Train engines running in reverse

Here’s a quick one I’ve always wondered. Can a train running backward go as fast as one going forward? I’ve often seen a second or third engine in the middle or the end and can it running so I assume direction doesn’t matter?

Trains are typically pure electric (drawing power from overhead lines or a third rail), or they are diesel-electric, i.e. a diesel engine powers an alternator that produces electrical power which in turn is used to drive electric motors attached to the wheels. Unlike a car or truck that has several forward gear ratios and only one reverse gear ratio, going in reverse just requires switching the polarity of the electricity.

Japan’s N700S Shinkansen trains (and probably others as well) look exactly the same on the back end as they do at the front. When they reach the end of the line and need to travel in the other direction, they don’t turn the train around - they just switch which end has red lights and which end has headlights, and the cabin cleaning crew rotates all the passenger seats to face the other direction. That, and the operator walks from the cockpit at one end of the train to the cockpit at the other end.

Here’s a picture of two N700 trains stopped side by side at the same station. The one on the left will be going away from the camera when it departs (thus the red tail lights), and the one on the right will be going toward the camera (thus the bright white headlights).

It’s the same with city subways. Most lines end at a bumper and the motorman goes to the other end for the return run.

I do seem to remember a tight turn around loop somewhere in mid Manhattan though.

From this guy on Quora: Michael Sherrell, Urban Planner & Adjunct Professor - Urban Studies
“There are three major train loops within the NYC subway system. In a previous answer, the City Hall Loop for the #6 train to reverse direction from downtown service to uptown service. Currently the #1 train at South Ferry to reverse direction from downtown to uptown service while its replacement South Ferry terminal is under re-construction due to Hurricane Sandy. Both of these loops allow passengers to remain on board the train. The third loop in usage is for the #4 or #5 trains when those trains terminate at the Bowling Green (their last stop in Manhattan), where to return these trains to uptown service these trains travel on a parallel loop track at the #1 train’s South Ferry loop complex. Passengers however are not allowed to ride such #4 or #5 trains when they terminate at Bowling Green. From the #1 train platform at the South Ferry Loop platform one can easily see a waiting #4 or #5 ready to return to uptown service.”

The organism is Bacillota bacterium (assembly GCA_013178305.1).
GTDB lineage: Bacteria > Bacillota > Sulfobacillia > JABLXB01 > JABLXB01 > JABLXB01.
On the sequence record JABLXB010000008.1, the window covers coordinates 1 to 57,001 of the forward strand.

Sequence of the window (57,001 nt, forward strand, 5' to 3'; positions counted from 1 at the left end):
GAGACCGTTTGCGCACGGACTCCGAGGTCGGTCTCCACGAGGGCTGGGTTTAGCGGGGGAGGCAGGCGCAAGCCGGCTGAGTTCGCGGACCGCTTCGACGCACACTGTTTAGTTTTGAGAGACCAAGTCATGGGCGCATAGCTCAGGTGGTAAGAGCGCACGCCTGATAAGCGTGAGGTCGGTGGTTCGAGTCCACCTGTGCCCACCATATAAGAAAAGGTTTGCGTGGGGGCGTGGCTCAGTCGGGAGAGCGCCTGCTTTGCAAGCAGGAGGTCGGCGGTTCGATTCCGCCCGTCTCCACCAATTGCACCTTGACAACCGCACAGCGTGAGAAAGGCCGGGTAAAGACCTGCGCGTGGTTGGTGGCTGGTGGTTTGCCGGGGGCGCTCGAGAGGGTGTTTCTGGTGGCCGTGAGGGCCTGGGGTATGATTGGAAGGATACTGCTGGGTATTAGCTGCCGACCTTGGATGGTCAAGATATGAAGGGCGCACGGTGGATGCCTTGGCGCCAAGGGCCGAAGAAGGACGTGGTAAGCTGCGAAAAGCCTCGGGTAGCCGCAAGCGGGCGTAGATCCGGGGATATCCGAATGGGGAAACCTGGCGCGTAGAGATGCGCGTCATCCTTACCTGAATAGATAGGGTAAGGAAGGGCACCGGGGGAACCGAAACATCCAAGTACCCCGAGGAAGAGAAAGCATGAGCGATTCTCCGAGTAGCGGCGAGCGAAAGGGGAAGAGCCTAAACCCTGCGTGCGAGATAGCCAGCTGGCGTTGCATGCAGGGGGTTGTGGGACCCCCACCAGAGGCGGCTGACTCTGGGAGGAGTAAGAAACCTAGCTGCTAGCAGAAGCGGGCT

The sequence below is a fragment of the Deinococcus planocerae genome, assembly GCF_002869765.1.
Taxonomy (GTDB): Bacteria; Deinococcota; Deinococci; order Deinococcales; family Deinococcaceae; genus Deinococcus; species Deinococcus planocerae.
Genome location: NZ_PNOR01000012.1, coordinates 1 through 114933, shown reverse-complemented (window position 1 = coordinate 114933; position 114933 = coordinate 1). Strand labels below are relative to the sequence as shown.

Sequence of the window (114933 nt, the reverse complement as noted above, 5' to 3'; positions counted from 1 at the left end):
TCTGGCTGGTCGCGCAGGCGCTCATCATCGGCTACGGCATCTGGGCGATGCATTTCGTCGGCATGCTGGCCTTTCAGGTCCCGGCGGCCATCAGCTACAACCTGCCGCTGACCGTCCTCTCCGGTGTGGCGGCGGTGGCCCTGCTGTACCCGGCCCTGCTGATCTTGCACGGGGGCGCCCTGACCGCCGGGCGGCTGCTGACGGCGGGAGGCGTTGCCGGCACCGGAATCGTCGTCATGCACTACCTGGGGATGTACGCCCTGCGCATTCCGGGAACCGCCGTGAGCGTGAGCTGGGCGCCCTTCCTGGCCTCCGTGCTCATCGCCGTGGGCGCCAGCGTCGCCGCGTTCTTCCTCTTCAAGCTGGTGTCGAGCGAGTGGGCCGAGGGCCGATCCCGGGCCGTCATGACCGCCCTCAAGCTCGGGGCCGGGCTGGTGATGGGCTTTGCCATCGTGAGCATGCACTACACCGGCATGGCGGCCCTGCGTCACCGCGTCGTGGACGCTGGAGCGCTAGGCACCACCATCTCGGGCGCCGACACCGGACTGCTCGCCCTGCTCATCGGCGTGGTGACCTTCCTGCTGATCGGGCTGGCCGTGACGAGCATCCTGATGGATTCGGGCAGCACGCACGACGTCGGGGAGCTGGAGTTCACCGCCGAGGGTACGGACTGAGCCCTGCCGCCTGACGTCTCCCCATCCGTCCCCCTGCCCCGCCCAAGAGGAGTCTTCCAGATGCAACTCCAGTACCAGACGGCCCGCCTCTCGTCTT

While this is true of earlier diesel-electric locomotives, the modern design trend is to use alternating current instead of direct current. Among other advantages, this saves on the maintenance cost of replacing motor brushes. Alternating current motors cannot be reversed by switching the polarity. Nonetheless, it is still a trivial matter to run the alternating current motors in reverse.

(Am I being pedantic enough? If not, I have all day.)

For a more conventional train, loco at the front, load trailing after, it does matter. A train is like a length of chain. It is very hard to push a chain, as it will bunch up. Pulling stretches it out. A short train, or at low speeds, and it isn’t an issue. But eventually the compressive forces on a train will cause the individual cars to “ladder” slightly, where they twist about their vertical axis on the tracks relative to one another.
There is an intentional gap between the wheel flanges and the rails, this is needed to allow the slightly conical wheel surfaces to hunt for the correct point where inner and outer wheel (when going around a bend) that balances the different speeds whilst on a solid axle. Pushing a train will tend to force the ends of each car to one side or the other of the track, eventually as an alternating “ladder” of offsets. This force may limit the side to side hunting needed by the axles - meaning the wheels can’t find the required point to effect slip free rotation - so something wears - wheels, rails or both. The side force may mean it derails easier as well.

Fair point, I oversimplified. If you have a 3-phase AC motor being driven by a variable frequency drive unit, then you don’t “reverse the polarity” - you reverse the sequence of the three phases.

I heard diesel electric locomotives called “push me pull yous” because they were symmetric end to end, at least functionally if not exactly. This was in the 70’s when I repaired power management modules used on them.

There are some commuter trains that actually do this on purpose. It’s known as a “push/pull” arrangement. The Amtrak California Capitol Corridor train between Sacramento and San Jose is one such example. On the westbound trip from Sacramento to San Jose it runs the normal way with the locomotive at the front. For the return trip, rather than having to turn the train around or move the locomotive to the other end, they simply run the train in reverse, with the locomotive at the “back” of the train from the perspective of the direction the train is moving. The engineer has a second set of controls at what would be the front of the train on the eastbound trip, so the engineer is always at the front of the train whichever direction it’s going. And having ridden it in both directions I can attest that is does go just as fast either way (although I suspect it’s less aerodynamic in the eastbound direction, since it had the blunt end of a passenger car at the front rather than the sleek aerodynamic locomotive.)